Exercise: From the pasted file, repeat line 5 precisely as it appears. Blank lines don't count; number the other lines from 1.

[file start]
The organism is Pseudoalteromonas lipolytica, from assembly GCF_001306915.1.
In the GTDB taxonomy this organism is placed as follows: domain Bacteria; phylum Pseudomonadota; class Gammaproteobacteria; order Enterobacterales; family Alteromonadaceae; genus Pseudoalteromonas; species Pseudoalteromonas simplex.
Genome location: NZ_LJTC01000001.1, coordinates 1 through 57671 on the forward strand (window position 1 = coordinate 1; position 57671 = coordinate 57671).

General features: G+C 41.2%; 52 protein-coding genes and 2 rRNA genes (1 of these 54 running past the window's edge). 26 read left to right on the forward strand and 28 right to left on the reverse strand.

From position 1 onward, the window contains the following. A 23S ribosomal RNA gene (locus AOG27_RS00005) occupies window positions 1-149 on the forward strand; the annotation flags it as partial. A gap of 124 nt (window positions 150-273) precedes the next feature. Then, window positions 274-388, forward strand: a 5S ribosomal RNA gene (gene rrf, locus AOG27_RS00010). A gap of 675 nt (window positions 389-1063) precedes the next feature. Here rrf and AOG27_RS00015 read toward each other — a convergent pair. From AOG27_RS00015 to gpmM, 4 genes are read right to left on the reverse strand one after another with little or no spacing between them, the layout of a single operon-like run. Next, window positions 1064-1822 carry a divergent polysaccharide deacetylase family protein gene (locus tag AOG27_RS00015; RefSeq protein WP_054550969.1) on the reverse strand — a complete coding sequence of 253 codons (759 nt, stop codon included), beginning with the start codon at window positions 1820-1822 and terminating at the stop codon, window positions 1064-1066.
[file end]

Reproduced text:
From position 1 onward, the window contains the following. A 23S ribosomal RNA gene (locus AOG27_RS00005) occupies window positions 1-149 on the forward strand; the annotation flags it as partial. A gap of 124 nt (window positions 150-273) precedes the next feature. Then, window positions 274-388, forward strand: a 5S ribosomal RNA gene (gene rrf, locus AOG27_RS00010). A gap of 675 nt (window positions 389-1063) precedes the next feature. Here rrf and AOG27_RS00015 read toward each other — a convergent pair. From AOG27_RS00015 to gpmM, 4 genes are read right to left on the reverse strand one after another with little or no spacing between them, the layout of a single operon-like run. Next, window positions 1064-1822 carry a divergent polysaccharide deacetylase family protein gene (locus tag AOG27_RS00015; RefSeq protein WP_054550969.1) on the reverse strand — a complete coding sequence of 253 codons (759 nt, stop codon included), beginning with the start codon at window positions 1820-1822 and terminating at the stop codon, window positions 1064-1066.